In 2 Corinthians 12, The Apostle Paul told of his amazing trip to Heaven. He writes: “I know a man in Christ who fourteen years ago was caught up to the third heaven. Whether it was in the body or out of the body I do not know – God knows. And I know that this man – whether in the body or apart from the body I do not know – God knows- was caught up to paradise and heard inexpressible things that no one is permitted to tell. I will boast about a man like that, but I will not boast about myself, except about my weaknesses.”
This is part of a fantastic message about how amazing and perhaps terrible things coexist in us at times. Paul, the same man that was given the gift of an actual glimpse of Heaven is the same man who goes on to tell us there is a thorn in his flesh that our Lord has allowed to reside in him. He prayed about it three times asking the Lord to remove it, but the answer was a resounding “no.” Not the “yes” Paul wanted. There are many thoughts on what it was, or could have been, but it is never clear. The thorn is a metaphor for the ongoing challenges most of us have. Paul states that our Lord of Love told him, “My grace is sufficient for you, for my power is made perfect in weakness.” Paul goes on to say, “Therefore I will boast all the more gladly about my weaknesses, so that Christ’s power may rest in me.”
Although God did not remove whatever Paul’s physical affliction was, He promised to use it to demonstrate HIs power in Paul as He does so often with us. A show of power in weakness. The fact that God’s power is displayed in people with problems should give us courage. Though we recognize our limitations, we should not let them defeat us. Instead, we should turn to our Lord to seek pathways for effectiveness despite our “thorns.” We learn to rely on Him for our effectiveness, rather than simply on our own energy, effort or talent. This is where He has the opportunity to meet us in the middle. To teach us something of how His power can compensate in the midst of our lack. Someone once said, “Our weakness not only helps develop Christian character, it also deepens our worship, because in admitting our weakness, we affirm God’s strength.” God wants us to understand “His strength” so that we might begin to comprehend the power that is ours to tap into when we need it.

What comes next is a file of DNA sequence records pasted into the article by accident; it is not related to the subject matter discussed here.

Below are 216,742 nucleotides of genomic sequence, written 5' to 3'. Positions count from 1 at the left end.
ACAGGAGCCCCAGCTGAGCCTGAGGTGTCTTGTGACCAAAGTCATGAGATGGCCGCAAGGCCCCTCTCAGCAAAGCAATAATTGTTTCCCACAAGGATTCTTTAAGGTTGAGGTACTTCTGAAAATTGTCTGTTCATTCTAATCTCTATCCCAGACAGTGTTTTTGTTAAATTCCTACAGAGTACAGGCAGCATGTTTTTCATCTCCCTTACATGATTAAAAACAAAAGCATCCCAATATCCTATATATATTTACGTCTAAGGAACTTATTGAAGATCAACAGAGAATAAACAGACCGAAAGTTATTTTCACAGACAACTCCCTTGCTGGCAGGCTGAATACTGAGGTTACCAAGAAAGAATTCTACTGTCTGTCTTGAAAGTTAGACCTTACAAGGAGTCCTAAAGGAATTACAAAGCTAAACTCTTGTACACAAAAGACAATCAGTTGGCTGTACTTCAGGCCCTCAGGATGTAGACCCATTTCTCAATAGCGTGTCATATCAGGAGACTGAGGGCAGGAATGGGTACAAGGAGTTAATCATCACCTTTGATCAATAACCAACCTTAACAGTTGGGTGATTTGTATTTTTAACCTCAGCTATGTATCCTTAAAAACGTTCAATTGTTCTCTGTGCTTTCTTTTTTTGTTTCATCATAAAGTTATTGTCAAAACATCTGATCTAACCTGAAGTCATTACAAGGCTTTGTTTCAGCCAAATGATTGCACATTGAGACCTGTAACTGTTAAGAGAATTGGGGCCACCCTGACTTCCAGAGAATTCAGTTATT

May we join Paul in celebrating what we have been given, not in perfection, but in revelation. Perfection of the flesh can and does come sometimes as we pray and work towards that goal. It’s wonderful when that happens but always fleeting. Our imperfections, on the other hand, invite a special intimacy between us and God. We simply ask the Lord to give us what we need and depend on Him to meet that need in whatever way He chooses. That dependency establishes trust in Him and the path He sets us on for our ultimate good. He may heal us totally, or may choose to keep challenging us. Either way, His Grace is sufficient and brings an outcome we can fully trust.